Durban – Clothing, blankets and footwear which has been seized by the SA Revenue Service will be donated to flood victims in KwaZulu-Natal.
Sars executive Patrick Moeng explained that Project Sizani (we all help) had entered its second phase.
Moeng said the project, which is a collaboration between Sars, the Department of Trade, Industry and Competition (DTIC), business and labour, was a response to President Cyril Ramaphosa’s state of disaster following the devastating April and May floods that claimed the lives of more than 400 people and destroyed over 8 500 homes.
“Some parts of the Eastern Cape, North West and Free State provinces also experienced devastation due to the April flooding,” he said.
Moeng said while the project is aimed at minimising the material impact of the disaster on the affected people, it is also intended to restore the dignity of those who were left almost naked by the disaster. Humanity is what drives this gesture more than anything else.
According to a media statement, Moeng said that the initiative involves the distribution of some of the millions of tons of goods from the clothing, textiles, footwear and leather (CTFL) industries seized by Sars since 2018, which otherwise would have been destroyed.
“During the first phase, which started in June this year, the donation of blankets commenced in KZN, due to the urgent need after the April floods, where hundreds of flood survivors are still living in community halls or shelters,” he said.
He said the second phase comprises the donation of clothing and footwear to flood victims identified in the various district municipalities of KZN, the Eastern Cape and North West. It is a much more intricate process, with due diligence having to be conducted for each item to be donated.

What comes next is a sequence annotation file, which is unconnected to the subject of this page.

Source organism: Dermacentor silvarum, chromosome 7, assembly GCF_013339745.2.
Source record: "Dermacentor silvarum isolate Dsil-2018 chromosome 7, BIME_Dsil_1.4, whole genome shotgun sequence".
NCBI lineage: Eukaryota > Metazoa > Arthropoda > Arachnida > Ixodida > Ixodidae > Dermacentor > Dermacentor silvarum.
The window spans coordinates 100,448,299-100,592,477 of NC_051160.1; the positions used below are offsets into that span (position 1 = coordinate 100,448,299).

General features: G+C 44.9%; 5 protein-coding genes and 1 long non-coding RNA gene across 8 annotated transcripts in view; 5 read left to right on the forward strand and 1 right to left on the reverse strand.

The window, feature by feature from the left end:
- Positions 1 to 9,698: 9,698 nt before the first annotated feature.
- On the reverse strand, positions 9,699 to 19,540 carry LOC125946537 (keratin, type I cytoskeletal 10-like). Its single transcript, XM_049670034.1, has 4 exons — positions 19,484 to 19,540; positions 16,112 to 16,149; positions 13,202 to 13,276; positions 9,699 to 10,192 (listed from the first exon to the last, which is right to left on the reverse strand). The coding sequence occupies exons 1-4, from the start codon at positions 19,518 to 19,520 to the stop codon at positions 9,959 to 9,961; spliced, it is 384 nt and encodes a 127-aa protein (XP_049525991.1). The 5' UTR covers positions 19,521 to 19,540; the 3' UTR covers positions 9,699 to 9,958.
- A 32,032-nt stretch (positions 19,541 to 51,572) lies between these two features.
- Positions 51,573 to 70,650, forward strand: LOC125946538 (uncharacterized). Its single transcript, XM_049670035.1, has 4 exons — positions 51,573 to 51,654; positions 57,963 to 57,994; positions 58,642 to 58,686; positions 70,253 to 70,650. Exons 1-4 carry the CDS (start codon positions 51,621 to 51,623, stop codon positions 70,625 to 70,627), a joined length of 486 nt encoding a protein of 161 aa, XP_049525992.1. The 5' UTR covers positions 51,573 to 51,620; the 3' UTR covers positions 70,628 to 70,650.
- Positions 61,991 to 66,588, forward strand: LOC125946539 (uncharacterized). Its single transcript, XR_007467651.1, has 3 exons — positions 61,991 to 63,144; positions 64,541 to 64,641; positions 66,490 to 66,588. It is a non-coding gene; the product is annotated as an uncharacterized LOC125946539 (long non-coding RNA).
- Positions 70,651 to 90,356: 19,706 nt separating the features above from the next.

“To date, more than 28 000 blankets had been delivered to specific individuals at approximately 174 sites in KZN. The KZN phase 1 paved the way for the roll-out of the second phase of the project, an even more intricate and tightly controlled process as the footwear and clothing items are wrapped in individual packages for specific individuals in specific shelters before they are handed over for distribution,” Moeng said.
This second phase of the project is under way in KZN after it was piloted at two smaller shelters in Inanda and one in La Mercy, offering a chance to develop and refine the process.
Sars said 25 698 items of clothing have so far been donated to the first 31 of 74 sites in KZN.
“The packing, sorting and distribution to shelters continues to take place as more shipments of seized clothing arrive from Gauteng, courtesy of many shipping lines who extended their hand of goodwill to assist in transporting the containers of seized items to different parts of the country where the need has been identified,” Moeng said.
The project is earmarked to be concluded at the end of November with the North West and Eastern Cape following in the footsteps of KZN.
Meong said a governance task team comprising members of Sars, the DTIC, organised labour and the CTFL industry is responsible for the execution of the project, though other role players that play an instrumental part in the execution of the project are the National Disaster Management Committee, the Department of Social Development and the offices of the various premiers in the affected provinces.
He said business and labour have played an integral part in monitoring the process and to ensure that local business is not harmed.